The myth of thorough documentation of the Holocaust
An AOL article titled Still a Struggle to ID Holocaust Victims says,
Harry Stein sits nose-to-screen, squinting at the fuzzy digits in column after column on faded microfilm, searching for clues to a mystery: Who was Auschwitz inmate 185403?
The number was tattooed on the left forearm of one of the thousands who were processed through Auschwitz, shipped off to Buchenwald concentration camp, and never seen again.
Male? Female? Old? Young? Jewish? Christian? Reason for arrest? The list Stein is scrutinizing says nothing. There's only that number.
More than six decades after the Nazi Holocaust ended, historians such as Stein are still struggling with a gargantuan task - to make a semblance of order among hundreds of thousands of dead by finding, at least, their names.
There is no central catalog -- just miles and miles of files, scattered across Europe, the United States, Israel and elsewhere. Of 56,000 people who perished behind the barbed wire at Buchenwald alone, or on the way there, 23,000 on the camp's records remain unidentified.
The total number of deaths is not the only issue -- another issue is the total number of Jews. How can we know how many of the victims were Jews when we don't even know the identities of so many of the victims? And how can it be verified that victims identified by the Nazis as Jews actually were Jews? And there are no objective criteria for determining who is a Jew and who is not.
The article also says,
. . . . . the International Tracing Service, or ITS, holds some 1.5 million original Nazi documents from Buchenwald. If Stein and his team of six researchers could plumb this collection, the job would be much easier.
But this largest archive of original Nazi records in existence is off-limits to historians. Administered by the International Committee of the Red Cross and governed by an international panel, the ITS' sole mandate for six decades has been to trace the fate of victims or reunite families torn apart by World War II.
"They have these documents that could clarify the fate of so many people, and they are just sitting on them," said Sabine Stein, Buchenwald's chief archivist, who is married to Harry . . .
. . . . .Jean-Luc Blondel, an assistant to the president of the ICRC who served as interim director at the ITS, says he is aware of historians' frustrations, but insists the primary task of the archive is to reunite families.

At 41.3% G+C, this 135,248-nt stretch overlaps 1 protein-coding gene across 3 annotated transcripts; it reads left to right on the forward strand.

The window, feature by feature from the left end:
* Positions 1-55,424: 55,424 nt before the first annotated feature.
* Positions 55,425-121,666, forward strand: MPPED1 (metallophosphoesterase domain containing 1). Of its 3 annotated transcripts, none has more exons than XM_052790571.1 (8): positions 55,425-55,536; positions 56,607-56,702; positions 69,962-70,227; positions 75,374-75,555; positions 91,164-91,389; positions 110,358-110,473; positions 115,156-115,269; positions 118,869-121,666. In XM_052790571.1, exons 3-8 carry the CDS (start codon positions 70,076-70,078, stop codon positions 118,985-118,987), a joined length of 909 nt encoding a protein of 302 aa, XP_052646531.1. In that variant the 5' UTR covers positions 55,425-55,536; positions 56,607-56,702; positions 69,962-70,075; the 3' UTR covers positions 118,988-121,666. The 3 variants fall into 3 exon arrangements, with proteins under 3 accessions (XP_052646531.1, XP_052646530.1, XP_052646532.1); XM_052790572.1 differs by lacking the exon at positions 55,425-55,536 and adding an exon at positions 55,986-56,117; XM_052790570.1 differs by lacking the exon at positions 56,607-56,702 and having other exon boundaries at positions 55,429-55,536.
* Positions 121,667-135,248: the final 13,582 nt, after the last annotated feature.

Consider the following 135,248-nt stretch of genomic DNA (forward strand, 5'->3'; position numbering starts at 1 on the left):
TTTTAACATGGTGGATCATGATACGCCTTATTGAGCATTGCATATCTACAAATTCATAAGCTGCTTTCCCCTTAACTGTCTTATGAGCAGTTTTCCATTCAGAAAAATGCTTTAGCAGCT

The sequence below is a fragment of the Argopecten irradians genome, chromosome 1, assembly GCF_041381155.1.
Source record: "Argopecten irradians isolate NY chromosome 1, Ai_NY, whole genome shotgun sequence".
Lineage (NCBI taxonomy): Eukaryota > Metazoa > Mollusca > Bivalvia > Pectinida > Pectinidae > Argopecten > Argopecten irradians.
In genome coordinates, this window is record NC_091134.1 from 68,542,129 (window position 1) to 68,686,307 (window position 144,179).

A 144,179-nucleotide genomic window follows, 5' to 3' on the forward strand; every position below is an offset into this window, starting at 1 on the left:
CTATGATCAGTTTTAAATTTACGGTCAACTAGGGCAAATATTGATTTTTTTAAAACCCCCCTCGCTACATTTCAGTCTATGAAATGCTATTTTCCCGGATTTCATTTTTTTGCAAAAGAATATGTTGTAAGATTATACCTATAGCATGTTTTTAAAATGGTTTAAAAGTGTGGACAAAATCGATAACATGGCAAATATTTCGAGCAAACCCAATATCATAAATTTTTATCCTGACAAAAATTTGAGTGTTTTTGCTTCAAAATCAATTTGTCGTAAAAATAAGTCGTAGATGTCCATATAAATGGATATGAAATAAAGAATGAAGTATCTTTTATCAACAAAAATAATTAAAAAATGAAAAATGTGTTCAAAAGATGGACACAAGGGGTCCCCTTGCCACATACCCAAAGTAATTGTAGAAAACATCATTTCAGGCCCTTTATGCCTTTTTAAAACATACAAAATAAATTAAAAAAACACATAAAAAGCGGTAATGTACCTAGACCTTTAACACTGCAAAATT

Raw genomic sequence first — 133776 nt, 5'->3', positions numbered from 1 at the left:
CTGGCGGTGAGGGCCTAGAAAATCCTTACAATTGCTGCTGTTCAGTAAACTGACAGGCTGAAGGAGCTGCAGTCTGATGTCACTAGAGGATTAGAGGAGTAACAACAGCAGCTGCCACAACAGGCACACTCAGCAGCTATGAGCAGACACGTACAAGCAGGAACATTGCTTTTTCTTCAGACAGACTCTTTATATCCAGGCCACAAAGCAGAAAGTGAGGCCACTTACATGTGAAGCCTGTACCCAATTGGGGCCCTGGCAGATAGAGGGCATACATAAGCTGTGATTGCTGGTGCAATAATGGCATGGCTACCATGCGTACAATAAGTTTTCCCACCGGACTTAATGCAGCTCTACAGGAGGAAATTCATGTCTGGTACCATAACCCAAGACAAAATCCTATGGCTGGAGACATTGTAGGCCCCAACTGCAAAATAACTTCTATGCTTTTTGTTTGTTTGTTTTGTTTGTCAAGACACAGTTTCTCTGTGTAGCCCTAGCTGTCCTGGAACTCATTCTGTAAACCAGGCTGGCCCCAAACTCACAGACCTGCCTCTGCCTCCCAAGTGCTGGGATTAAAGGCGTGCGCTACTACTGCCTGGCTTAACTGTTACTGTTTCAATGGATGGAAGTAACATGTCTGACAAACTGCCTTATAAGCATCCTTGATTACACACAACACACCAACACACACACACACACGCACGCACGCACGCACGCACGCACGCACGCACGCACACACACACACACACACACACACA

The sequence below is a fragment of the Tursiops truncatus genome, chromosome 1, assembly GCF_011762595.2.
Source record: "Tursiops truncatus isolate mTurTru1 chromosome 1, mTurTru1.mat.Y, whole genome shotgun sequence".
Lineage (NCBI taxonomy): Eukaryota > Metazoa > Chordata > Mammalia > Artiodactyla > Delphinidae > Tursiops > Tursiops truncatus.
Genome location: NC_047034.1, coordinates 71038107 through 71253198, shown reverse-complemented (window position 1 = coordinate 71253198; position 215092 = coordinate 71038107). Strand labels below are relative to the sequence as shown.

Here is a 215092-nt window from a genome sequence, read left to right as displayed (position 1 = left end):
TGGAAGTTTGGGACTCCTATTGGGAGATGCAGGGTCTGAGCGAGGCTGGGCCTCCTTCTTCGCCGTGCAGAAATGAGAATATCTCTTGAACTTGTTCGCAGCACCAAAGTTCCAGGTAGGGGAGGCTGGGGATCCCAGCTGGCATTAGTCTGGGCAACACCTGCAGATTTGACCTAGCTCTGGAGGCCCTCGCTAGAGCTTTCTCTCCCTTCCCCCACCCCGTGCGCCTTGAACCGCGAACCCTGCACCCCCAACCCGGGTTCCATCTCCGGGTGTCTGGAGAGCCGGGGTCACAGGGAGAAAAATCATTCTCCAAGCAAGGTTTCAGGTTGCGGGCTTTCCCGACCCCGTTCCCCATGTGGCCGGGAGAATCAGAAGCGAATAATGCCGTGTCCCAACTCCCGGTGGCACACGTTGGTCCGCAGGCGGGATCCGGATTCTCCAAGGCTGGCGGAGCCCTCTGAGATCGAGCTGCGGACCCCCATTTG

"Our priority is to catch up with the humanitarian personal requests, and it takes up a lot of our energies," said Blondel.
Last May, the 11-nation commission overseeing the ITS agreed to open the files to researchers. But ratification by the individual countries is required before that can happen. Some have promised to speed the process, but it could be years before all 11 are on board.
Meanwhile, the Steins have learned to follow a circuitous paper trail from archives held at Auschwitz to others maintained by Yad Vashem in Jerusalem gathering copies of recopies, mostly of the original lists held by the ITS.
What does the ITS's purpose of reuniting families have to do with allowing Holocaust historians access to the ITS database? Another phony excuse for denying historians access to the database is to protect people's privacy. Ridiculous.
As for the Yad Vashem database, a fairly recent news article -- dated 9-19-06 -- about the reuniting of two siblings after 65 years said that there were at that time only two known cases of living siblings being reunited through this database:
Yad Vashem spokeswoman Estee Yaari said this was only the second known case of living siblings discovering each other through the database. Last June, two sisters who had survived the Holocaust and moved separately to Israel were reunited after 61 years.
The reuniting of those two sisters after 61 years is described here. How is it possible that only two pairs of living siblings were reunited through the Yad Vashem database? How many other people mistakenly thought that particular relatives had died in the Holocaust? One would think that the Yad Vashem database would be one of the first references consulted by Holocaust survivors looking for information about lost relatives.
I am also wondering why the Nazis recorded and saved documentation of their crimes.
Another flagrant example of the poor documentation of the Holocaust has been the wild variation in the official numbers of deaths at Auschwitz, from 1 to 4 million.
The International Tracing Service (ITS) is also discussed here.
Labels: Holocaust revisionism (1 of 2)